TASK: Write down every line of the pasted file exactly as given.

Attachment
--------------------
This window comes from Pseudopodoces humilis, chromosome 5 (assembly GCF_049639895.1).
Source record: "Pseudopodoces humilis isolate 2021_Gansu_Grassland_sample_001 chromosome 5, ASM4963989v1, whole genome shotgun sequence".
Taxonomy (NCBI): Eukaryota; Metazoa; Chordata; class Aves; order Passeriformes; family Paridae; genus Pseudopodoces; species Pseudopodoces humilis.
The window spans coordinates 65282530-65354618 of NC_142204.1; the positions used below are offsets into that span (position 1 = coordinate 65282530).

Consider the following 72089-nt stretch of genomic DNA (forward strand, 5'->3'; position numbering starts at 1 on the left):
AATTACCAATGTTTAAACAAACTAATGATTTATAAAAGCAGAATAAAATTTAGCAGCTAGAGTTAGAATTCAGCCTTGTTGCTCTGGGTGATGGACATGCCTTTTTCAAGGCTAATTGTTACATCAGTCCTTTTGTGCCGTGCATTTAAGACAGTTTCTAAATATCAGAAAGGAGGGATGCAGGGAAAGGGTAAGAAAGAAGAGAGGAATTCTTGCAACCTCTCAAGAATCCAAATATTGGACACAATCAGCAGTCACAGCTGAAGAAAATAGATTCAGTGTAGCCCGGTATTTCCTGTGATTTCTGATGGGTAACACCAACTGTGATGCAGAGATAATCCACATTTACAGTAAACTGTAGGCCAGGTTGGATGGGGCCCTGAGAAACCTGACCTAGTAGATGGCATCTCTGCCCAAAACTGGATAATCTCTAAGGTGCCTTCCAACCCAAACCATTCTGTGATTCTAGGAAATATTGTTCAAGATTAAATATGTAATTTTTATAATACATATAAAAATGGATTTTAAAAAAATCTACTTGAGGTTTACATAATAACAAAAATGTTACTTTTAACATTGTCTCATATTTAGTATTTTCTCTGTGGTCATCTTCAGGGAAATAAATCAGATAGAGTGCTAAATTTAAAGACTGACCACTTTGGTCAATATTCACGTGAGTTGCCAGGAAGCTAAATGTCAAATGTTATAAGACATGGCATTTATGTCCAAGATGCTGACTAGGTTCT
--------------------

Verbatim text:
This window comes from Pseudopodoces humilis, chromosome 5 (assembly GCF_049639895.1).
Source record: "Pseudopodoces humilis isolate 2021_Gansu_Grassland_sample_001 chromosome 5, ASM4963989v1, whole genome shotgun sequence".
Taxonomy (NCBI): Eukaryota; Metazoa; Chordata; class Aves; order Passeriformes; family Paridae; genus Pseudopodoces; species Pseudopodoces humilis.
The window spans coordinates 65282530-65354618 of NC_142204.1; the positions used below are offsets into that span (position 1 = coordinate 65282530).

Consider the following 72089-nt stretch of genomic DNA (forward strand, 5'->3'; position numbering starts at 1 on the left):
AATTACCAATGTTTAAACAAACTAATGATTTATAAAAGCAGAATAAAATTTAGCAGCTAGAGTTAGAATTCAGCCTTGTTGCTCTGGGTGATGGACATGCCTTTTTCAAGGCTAATTGTTACATCAGTCCTTTTGTGCCGTGCATTTAAGACAGTTTCTAAATATCAGAAAGGAGGGATGCAGGGAAAGGGTAAGAAAGAAGAGAGGAATTCTTGCAACCTCTCAAGAATCCAAATATTGGACACAATCAGCAGTCACAGCTGAAGAAAATAGATTCAGTGTAGCCCGGTATTTCCTGTGATTTCTGATGGGTAACACCAACTGTGATGCAGAGATAATCCACATTTACAGTAAACTGTAGGCCAGGTTGGATGGGGCCCTGAGAAACCTGACCTAGTAGATGGCATCTCTGCCCAAAACTGGATAATCTCTAAGGTGCCTTCCAACCCAAACCATTCTGTGATTCTAGGAAATATTGTTCAAGATTAAATATGTAATTTTTATAATACATATAAAAATGGATTTTAAAAAAATCTACTTGAGGTTTACATAATAACAAAAATGTTACTTTTAACATTGTCTCATATTTAGTATTTTCTCTGTGGTCATCTTCAGGGAAATAAATCAGATAGAGTGCTAAATTTAAAGACTGACCACTTTGGTCAATATTCACGTGAGTTGCCAGGAAGCTAAATGTCAAATGTTATAAGACATGGCATTTATGTCCAAGATGCTGACTAGGTTCT